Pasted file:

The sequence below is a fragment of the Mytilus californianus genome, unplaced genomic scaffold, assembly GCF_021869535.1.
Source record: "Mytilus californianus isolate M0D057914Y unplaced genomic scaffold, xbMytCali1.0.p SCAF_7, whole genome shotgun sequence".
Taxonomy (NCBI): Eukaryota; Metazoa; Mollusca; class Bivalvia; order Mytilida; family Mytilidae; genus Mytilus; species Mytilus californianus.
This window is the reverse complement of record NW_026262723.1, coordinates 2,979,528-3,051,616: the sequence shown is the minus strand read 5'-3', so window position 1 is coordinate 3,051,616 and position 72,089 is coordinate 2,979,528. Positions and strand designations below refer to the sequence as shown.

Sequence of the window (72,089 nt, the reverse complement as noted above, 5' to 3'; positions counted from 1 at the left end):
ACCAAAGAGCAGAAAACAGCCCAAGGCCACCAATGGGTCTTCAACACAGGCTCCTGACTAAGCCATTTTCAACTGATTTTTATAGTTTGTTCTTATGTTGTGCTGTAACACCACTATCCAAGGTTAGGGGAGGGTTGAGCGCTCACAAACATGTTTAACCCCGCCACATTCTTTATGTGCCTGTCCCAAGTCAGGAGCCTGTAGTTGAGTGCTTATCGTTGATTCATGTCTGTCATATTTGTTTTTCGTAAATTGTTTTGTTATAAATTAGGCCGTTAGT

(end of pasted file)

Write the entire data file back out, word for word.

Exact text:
The sequence below is a fragment of the Mytilus californianus genome, unplaced genomic scaffold, assembly GCF_021869535.1.
Source record: "Mytilus californianus isolate M0D057914Y unplaced genomic scaffold, xbMytCali1.0.p SCAF_7, whole genome shotgun sequence".
Taxonomy (NCBI): Eukaryota; Metazoa; Mollusca; class Bivalvia; order Mytilida; family Mytilidae; genus Mytilus; species Mytilus californianus.
This window is the reverse complement of record NW_026262723.1, coordinates 2,979,528-3,051,616: the sequence shown is the minus strand read 5'-3', so window position 1 is coordinate 3,051,616 and position 72,089 is coordinate 2,979,528. Positions and strand designations below refer to the sequence as shown.

Sequence of the window (72,089 nt, the reverse complement as noted above, 5' to 3'; positions counted from 1 at the left end):
ACCAAAGAGCAGAAAACAGCCCAAGGCCACCAATGGGTCTTCAACACAGGCTCCTGACTAAGCCATTTTCAACTGATTTTTATAGTTTGTTCTTATGTTGTGCTGTAACACCACTATCCAAGGTTAGGGGAGGGTTGAGCGCTCACAAACATGTTTAACCCCGCCACATTCTTTATGTGCCTGTCCCAAGTCAGGAGCCTGTAGTTGAGTGCTTATCGTTGATTCATGTCTGTCATATTTGTTTTTCGTAAATTGTTTTGTTATAAATTAGGCCGTTAGT